CV Risk Factors Largely Explain Sex Gap in NSTE ACS Outcomes: TIMI Trials

Women merit more focus in research and don’t represent a homogeneous population, editorialists urge.

CV Risk Factors Largely Explain Sex Gap in NSTE ACS Outcomes: TIMI Trials

At first glance, women with NSTE ACS have poorer outcomes than men treated for the same condition. But an analysis of data from 10 trials in the TIMI Study Group shows that, after adjustment for differences in baseline cardiovascular risk, female patients in fact have a lower likelihood of not only MACE but also all-cause death compared with their male counterparts.

Yet despite the fact that women in the trial setting presented at an older age and with more comorbidities, as has been seen in real-world data sets, they were less likely than men to receive guideline-directed medical therapy and to undergo angiography.

The idea that heart disease manifests and is managed differently in male and female patients isn’t new, nor is the recognition that women tend to fare more poorly. But the exact reason why women face worse outcomes has proven elusive, lead author Amy A. Sarma, MD (Massachusetts General Hospital, Boston, MA), and colleagues point out in the December 17           , 2019, issue of the Journal of the American College of Cardiology.

“In light of the multitude of recognized differences in baseline comorbidities and disparities in treatment use between women and men, it has remained unclear whether sex itself is an independent risk factor for death and MACE after NSTE ACS,” they explain.

Sarma told TCTMD that even though the current findings can’t be directly extrapolated to the clinical setting, the analysis’ strength comes from the fact that the TIMI “patients were very well phenotyped because they were very carefully tracked.”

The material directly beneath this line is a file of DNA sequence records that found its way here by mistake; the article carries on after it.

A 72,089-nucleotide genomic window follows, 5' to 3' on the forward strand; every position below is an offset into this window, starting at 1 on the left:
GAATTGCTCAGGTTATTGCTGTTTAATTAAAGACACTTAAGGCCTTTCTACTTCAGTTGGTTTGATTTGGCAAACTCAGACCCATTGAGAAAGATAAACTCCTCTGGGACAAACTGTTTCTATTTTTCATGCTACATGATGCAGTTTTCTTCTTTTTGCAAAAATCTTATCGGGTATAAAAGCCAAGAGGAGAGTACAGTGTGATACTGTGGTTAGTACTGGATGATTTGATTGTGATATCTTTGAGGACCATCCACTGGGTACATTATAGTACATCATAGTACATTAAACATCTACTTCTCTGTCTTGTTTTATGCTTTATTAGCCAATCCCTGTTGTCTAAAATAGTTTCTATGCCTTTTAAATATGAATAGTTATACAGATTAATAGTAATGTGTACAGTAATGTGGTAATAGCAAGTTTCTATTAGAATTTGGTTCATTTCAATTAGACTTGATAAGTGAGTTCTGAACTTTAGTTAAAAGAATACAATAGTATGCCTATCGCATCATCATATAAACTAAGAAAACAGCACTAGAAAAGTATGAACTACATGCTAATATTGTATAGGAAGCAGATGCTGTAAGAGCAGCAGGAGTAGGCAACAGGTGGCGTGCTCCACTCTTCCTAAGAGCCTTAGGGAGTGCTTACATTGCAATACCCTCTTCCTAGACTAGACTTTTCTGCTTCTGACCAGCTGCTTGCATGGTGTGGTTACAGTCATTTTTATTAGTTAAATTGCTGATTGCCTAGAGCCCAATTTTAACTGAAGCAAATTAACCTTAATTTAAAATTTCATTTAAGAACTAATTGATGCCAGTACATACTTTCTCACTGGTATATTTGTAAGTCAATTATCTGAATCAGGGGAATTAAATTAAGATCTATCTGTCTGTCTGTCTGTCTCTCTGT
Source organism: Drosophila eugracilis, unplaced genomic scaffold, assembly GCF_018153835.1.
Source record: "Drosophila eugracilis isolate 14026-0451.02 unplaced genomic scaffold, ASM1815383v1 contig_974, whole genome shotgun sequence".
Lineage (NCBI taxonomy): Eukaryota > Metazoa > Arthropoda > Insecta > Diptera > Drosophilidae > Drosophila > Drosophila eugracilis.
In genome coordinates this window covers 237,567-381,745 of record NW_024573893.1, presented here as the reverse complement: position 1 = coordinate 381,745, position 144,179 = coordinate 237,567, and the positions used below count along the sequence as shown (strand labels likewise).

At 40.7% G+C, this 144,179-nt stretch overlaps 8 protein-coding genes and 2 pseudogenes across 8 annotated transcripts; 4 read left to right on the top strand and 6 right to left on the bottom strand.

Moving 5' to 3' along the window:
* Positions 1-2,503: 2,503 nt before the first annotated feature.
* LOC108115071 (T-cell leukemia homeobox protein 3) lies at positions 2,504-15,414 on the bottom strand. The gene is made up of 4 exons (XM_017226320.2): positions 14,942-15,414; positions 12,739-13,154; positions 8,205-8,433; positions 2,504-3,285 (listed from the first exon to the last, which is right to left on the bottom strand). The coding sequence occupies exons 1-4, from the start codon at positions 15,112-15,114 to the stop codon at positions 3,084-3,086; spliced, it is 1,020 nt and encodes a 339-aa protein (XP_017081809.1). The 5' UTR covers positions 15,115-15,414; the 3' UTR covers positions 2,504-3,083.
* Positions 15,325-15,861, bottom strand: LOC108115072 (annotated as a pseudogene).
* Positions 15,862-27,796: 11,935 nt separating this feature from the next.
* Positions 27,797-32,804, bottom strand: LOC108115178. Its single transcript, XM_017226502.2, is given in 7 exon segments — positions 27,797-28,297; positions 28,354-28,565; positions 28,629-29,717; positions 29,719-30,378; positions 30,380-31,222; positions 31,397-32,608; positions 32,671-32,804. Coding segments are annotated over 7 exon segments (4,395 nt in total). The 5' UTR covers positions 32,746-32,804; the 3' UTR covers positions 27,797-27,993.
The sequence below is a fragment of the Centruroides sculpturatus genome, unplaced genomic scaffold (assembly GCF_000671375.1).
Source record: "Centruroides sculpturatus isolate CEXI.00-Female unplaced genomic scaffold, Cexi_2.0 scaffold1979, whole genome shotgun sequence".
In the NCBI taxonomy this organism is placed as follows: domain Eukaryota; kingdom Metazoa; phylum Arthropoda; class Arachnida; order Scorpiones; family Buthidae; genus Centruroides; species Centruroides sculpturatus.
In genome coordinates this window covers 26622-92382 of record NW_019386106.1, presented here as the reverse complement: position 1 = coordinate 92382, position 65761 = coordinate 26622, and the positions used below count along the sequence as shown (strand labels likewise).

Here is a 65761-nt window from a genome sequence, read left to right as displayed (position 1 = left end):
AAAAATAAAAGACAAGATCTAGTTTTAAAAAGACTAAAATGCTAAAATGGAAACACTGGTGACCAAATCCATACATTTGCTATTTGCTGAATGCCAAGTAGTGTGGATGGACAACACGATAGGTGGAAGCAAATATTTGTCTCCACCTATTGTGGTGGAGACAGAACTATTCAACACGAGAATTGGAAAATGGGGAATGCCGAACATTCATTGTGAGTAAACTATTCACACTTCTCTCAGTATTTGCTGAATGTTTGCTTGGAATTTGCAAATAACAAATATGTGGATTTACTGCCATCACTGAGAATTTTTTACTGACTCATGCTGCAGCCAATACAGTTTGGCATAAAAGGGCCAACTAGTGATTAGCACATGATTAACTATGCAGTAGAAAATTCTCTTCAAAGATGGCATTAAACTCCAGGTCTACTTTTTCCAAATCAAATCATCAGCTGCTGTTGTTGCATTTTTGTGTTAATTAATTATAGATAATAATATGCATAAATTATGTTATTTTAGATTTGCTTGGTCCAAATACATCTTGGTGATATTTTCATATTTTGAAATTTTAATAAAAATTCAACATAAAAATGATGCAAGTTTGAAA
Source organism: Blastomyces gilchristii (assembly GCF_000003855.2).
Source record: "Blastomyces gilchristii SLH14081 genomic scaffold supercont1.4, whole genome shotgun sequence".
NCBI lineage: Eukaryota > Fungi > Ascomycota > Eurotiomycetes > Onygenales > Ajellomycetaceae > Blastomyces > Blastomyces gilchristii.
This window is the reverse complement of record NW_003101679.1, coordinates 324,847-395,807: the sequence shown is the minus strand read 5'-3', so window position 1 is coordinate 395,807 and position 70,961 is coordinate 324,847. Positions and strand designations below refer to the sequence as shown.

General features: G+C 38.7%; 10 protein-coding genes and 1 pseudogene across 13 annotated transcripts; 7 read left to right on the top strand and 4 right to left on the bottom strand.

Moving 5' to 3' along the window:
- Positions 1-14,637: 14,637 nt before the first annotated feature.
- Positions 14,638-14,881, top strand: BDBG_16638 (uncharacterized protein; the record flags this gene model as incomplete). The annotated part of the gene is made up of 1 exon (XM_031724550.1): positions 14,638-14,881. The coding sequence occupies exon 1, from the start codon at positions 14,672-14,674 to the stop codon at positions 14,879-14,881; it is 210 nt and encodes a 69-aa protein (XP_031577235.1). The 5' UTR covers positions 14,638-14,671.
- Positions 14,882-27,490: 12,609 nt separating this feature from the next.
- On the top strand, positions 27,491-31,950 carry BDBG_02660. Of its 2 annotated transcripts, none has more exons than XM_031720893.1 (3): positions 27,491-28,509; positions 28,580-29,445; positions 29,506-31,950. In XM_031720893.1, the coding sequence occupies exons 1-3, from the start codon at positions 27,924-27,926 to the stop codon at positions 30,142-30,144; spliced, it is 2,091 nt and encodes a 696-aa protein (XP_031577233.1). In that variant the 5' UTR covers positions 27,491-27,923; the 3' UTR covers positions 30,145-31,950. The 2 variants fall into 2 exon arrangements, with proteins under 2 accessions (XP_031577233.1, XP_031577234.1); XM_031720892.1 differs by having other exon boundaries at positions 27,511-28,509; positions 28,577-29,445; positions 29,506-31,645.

Michael E. Farkouh, MD, and Wendy Tsang, MD (both from University of Toronto, Canada), writing in editorial, say the study “underscores the lack of progress made in addressing sex inequality in the care for women with ACS. That this care gap for women with cardiovascular diseases continues to persist, even in well-run contemporary landmark ACS trials, highlights how challenging it is to address.”

To improve women’s health outcomes, they point to the need for research to clarify the best means of prevention and diagnosis as well as provide insight on differences in response to therapy. “We desperately need strategies to enhance the enrollment of women in these randomized trials, and this should be a high priority for funding agencies and industry sponsors,” the editorialists stress.

Detailed Database

For their study, the investigators homed in on 68,730 patients with NSTE ACS (29% women) who had been enrolled across 10 TIMI trials.

“The study population was multinational and diverse, with a database that allowed for detailed patient characterization, including data on coronary angiography, medication use, adjudicated cardiovascular outcomes, and rigorous long-term follow-up,” they explain.

The median age of female study participants was 5 years higher than that of the male participants (67 vs 62 years; P < 0.001), and the women also had a greater prevalence of hypertension, diabetes, prior heart failure, and renal impairment. The men, on the other hand, were more likely to be current smokers, to have had a prior MI, and to have previously undergone PCI.